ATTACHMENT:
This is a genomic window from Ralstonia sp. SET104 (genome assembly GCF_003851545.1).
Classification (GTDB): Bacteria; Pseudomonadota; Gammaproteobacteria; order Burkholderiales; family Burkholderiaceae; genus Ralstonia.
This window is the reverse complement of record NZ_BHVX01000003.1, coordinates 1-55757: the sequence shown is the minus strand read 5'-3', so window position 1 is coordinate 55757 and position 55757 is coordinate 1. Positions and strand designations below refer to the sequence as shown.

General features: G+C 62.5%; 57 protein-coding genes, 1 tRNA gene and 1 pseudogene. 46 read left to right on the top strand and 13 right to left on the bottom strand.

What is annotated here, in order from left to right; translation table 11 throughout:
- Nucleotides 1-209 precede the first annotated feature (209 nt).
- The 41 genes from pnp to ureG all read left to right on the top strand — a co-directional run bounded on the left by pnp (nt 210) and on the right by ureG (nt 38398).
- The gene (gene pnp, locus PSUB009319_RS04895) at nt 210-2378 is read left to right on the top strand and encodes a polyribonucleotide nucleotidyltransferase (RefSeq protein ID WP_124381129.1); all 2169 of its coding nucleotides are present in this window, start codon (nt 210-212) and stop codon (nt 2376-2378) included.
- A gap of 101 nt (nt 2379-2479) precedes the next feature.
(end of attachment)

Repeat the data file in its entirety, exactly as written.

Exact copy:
This is a genomic window from Ralstonia sp. SET104 (genome assembly GCF_003851545.1).
Classification (GTDB): Bacteria; Pseudomonadota; Gammaproteobacteria; order Burkholderiales; family Burkholderiaceae; genus Ralstonia.
This window is the reverse complement of record NZ_BHVX01000003.1, coordinates 1-55757: the sequence shown is the minus strand read 5'-3', so window position 1 is coordinate 55757 and position 55757 is coordinate 1. Positions and strand designations below refer to the sequence as shown.

General features: G+C 62.5%; 57 protein-coding genes, 1 tRNA gene and 1 pseudogene. 46 read left to right on the top strand and 13 right to left on the bottom strand.

What is annotated here, in order from left to right; translation table 11 throughout:
- Nucleotides 1-209 precede the first annotated feature (209 nt).
- The 41 genes from pnp to ureG all read left to right on the top strand — a co-directional run bounded on the left by pnp (nt 210) and on the right by ureG (nt 38398).
- The gene (gene pnp, locus PSUB009319_RS04895) at nt 210-2378 is read left to right on the top strand and encodes a polyribonucleotide nucleotidyltransferase (RefSeq protein ID WP_124381129.1); all 2169 of its coding nucleotides are present in this window, start codon (nt 210-212) and stop codon (nt 2376-2378) included.
- A gap of 101 nt (nt 2379-2479) precedes the next feature.